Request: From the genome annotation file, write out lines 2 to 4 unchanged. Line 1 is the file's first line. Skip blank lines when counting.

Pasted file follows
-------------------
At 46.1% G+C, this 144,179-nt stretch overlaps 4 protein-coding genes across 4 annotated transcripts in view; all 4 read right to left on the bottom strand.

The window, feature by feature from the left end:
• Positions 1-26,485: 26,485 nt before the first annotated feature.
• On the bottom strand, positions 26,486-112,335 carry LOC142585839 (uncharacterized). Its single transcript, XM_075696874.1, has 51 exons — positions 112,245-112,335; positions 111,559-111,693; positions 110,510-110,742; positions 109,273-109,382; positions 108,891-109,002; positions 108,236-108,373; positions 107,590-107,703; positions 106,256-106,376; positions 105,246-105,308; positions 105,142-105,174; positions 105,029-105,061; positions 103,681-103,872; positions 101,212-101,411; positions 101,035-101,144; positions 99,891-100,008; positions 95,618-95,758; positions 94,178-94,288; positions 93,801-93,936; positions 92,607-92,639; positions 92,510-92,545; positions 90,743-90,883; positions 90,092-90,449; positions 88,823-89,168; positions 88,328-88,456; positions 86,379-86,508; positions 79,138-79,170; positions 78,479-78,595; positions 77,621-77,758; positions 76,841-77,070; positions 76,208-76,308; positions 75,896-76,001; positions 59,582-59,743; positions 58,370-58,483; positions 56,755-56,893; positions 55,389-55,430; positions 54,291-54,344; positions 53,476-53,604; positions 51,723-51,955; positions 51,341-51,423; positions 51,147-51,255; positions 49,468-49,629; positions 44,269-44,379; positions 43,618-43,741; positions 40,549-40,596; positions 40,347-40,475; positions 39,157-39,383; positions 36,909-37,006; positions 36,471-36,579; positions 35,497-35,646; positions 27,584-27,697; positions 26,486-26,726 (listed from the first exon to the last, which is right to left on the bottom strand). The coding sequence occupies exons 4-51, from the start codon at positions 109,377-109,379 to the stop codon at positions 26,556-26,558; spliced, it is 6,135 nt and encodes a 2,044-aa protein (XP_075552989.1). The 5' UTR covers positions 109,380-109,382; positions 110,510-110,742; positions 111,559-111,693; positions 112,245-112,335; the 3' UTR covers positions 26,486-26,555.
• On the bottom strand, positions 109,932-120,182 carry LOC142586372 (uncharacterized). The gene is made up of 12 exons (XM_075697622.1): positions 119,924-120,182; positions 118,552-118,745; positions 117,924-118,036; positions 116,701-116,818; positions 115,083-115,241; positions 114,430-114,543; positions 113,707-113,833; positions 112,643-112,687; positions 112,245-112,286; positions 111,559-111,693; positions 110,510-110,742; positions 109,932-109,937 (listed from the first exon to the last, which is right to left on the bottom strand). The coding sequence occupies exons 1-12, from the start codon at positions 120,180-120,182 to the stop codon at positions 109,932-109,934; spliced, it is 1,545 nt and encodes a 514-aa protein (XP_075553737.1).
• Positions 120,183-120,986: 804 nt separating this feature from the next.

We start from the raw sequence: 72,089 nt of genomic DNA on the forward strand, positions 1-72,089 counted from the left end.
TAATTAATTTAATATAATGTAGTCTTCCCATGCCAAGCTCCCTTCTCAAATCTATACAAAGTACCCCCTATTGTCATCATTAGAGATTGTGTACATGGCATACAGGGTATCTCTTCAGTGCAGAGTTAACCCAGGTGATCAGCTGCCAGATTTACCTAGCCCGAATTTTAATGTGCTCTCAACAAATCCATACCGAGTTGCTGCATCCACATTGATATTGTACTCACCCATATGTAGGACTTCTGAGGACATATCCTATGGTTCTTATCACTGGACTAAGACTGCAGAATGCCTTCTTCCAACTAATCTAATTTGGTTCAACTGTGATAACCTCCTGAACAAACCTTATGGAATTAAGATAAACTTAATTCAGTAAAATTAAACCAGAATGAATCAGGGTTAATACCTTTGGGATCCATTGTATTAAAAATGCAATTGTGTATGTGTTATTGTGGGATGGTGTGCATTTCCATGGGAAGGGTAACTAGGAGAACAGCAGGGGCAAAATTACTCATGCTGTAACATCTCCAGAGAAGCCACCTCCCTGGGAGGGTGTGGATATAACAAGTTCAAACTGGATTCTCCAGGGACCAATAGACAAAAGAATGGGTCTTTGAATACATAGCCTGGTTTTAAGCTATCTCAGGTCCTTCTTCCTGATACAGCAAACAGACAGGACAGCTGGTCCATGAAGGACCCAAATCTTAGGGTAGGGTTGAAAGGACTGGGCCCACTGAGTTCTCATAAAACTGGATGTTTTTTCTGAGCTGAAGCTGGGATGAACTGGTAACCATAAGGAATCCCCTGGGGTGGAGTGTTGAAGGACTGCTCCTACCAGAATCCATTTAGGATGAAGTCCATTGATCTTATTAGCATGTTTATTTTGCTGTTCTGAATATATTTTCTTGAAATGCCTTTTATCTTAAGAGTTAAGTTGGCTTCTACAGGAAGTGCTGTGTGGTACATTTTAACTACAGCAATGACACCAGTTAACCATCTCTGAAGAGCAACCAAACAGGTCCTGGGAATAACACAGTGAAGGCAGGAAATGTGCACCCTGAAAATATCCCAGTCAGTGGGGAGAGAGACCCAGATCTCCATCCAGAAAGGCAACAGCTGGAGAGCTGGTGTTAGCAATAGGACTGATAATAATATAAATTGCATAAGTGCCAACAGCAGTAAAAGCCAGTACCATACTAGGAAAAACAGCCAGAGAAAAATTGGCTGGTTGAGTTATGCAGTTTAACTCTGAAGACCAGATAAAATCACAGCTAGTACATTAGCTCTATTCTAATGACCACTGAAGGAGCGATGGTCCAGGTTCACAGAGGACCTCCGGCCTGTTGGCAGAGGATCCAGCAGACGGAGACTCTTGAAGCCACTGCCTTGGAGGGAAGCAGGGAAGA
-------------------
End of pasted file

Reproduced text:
The window, feature by feature from the left end:
• Positions 1-26,485: 26,485 nt before the first annotated feature.
• On the bottom strand, positions 26,486-112,335 carry LOC142585839 (uncharacterized). Its single transcript, XM_075696874.1, has 51 exons — positions 112,245-112,335; positions 111,559-111,693; positions 110,510-110,742; positions 109,273-109,382; positions 108,891-109,002; positions 108,236-108,373; positions 107,590-107,703; positions 106,256-106,376; positions 105,246-105,308; positions 105,142-105,174; positions 105,029-105,061; positions 103,681-103,872; positions 101,212-101,411; positions 101,035-101,144; positions 99,891-100,008; positions 95,618-95,758; positions 94,178-94,288; positions 93,801-93,936; positions 92,607-92,639; positions 92,510-92,545; positions 90,743-90,883; positions 90,092-90,449; positions 88,823-89,168; positions 88,328-88,456; positions 86,379-86,508; positions 79,138-79,170; positions 78,479-78,595; positions 77,621-77,758; positions 76,841-77,070; positions 76,208-76,308; positions 75,896-76,001; positions 59,582-59,743; positions 58,370-58,483; positions 56,755-56,893; positions 55,389-55,430; positions 54,291-54,344; positions 53,476-53,604; positions 51,723-51,955; positions 51,341-51,423; positions 51,147-51,255; positions 49,468-49,629; positions 44,269-44,379; positions 43,618-43,741; positions 40,549-40,596; positions 40,347-40,475; positions 39,157-39,383; positions 36,909-37,006; positions 36,471-36,579; positions 35,497-35,646; positions 27,584-27,697; positions 26,486-26,726 (listed from the first exon to the last, which is right to left on the bottom strand). The coding sequence occupies exons 4-51, from the start codon at positions 109,377-109,379 to the stop codon at positions 26,556-26,558; spliced, it is 6,135 nt and encodes a 2,044-aa protein (XP_075552989.1). The 5' UTR covers positions 109,380-109,382; positions 110,510-110,742; positions 111,559-111,693; positions 112,245-112,335; the 3' UTR covers positions 26,486-26,555.